The Gordon and Betty Moore Foundation, after a national competition, has selected nineteen Moore Experimental Investigators in Quantum Materials. Through grants to 11 universities around the United States, this five-year, $34.2 million investigator program will allow these outstanding physicists to pursue ambitious, high-risk research, including the development of new experimental techniques. The program could transform our understanding of quantum materials and make it possible to ask fundamentally new questions about how complex quantum matter organizes and behaves.
Quantum materials are substances in which collective behavior of electrons leads to many emergent properties, such as high-temperature superconductivity and exotic forms of magnetism. New discoveries in this field could eventually lead to revolutionary applications in electronics, computing, energy technology and medical devices.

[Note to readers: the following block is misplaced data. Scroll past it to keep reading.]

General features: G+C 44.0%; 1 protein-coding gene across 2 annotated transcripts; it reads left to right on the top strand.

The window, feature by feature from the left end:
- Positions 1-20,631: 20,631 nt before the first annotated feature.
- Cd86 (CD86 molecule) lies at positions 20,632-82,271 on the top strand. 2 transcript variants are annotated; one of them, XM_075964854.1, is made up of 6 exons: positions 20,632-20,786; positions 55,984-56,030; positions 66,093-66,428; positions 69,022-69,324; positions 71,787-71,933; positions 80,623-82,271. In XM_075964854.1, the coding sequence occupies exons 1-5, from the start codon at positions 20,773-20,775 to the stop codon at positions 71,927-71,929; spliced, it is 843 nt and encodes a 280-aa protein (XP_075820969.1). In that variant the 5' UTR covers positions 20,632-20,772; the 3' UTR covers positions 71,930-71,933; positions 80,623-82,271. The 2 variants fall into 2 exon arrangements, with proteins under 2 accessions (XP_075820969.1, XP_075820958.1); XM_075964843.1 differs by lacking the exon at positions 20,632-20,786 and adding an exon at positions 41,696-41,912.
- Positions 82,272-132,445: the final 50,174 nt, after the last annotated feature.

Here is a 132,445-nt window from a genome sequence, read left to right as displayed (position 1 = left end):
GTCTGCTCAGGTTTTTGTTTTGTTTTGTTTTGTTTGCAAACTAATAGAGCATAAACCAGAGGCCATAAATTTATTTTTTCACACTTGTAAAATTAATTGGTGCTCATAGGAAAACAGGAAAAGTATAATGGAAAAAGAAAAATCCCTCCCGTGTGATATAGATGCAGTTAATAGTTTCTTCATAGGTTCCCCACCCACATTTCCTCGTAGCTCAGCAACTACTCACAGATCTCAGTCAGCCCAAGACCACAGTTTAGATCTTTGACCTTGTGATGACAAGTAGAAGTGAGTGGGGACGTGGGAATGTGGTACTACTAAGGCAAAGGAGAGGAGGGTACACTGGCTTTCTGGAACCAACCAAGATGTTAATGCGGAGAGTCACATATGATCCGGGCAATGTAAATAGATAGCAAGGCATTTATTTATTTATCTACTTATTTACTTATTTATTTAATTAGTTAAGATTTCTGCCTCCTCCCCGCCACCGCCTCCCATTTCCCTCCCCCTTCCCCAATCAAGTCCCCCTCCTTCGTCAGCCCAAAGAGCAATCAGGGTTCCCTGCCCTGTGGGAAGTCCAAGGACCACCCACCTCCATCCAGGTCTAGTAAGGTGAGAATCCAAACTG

The Moore Experimental Investigator in Quantum Materials Awards are part of a $90 million Emergent Phenomena in Quantum Systems (EPiQS) Initiative - one of the largest privately-funded initiatives in this field - that provides support for highly talented scientists in three areas: experiment, materials synthesis and theory. The EPiQS Initiative aims to facilitate scientific breakthroughs by giving some of the fieldss most creative scientists the freedom to take risk and the flexibility for agile change of research direction, and providing them with an environment that encourages collaboration with other leading researchers. Earlier this year, the Moore Foundation announced the winners of its competitions for Materials Synthesis Investigators and Theory Centers.
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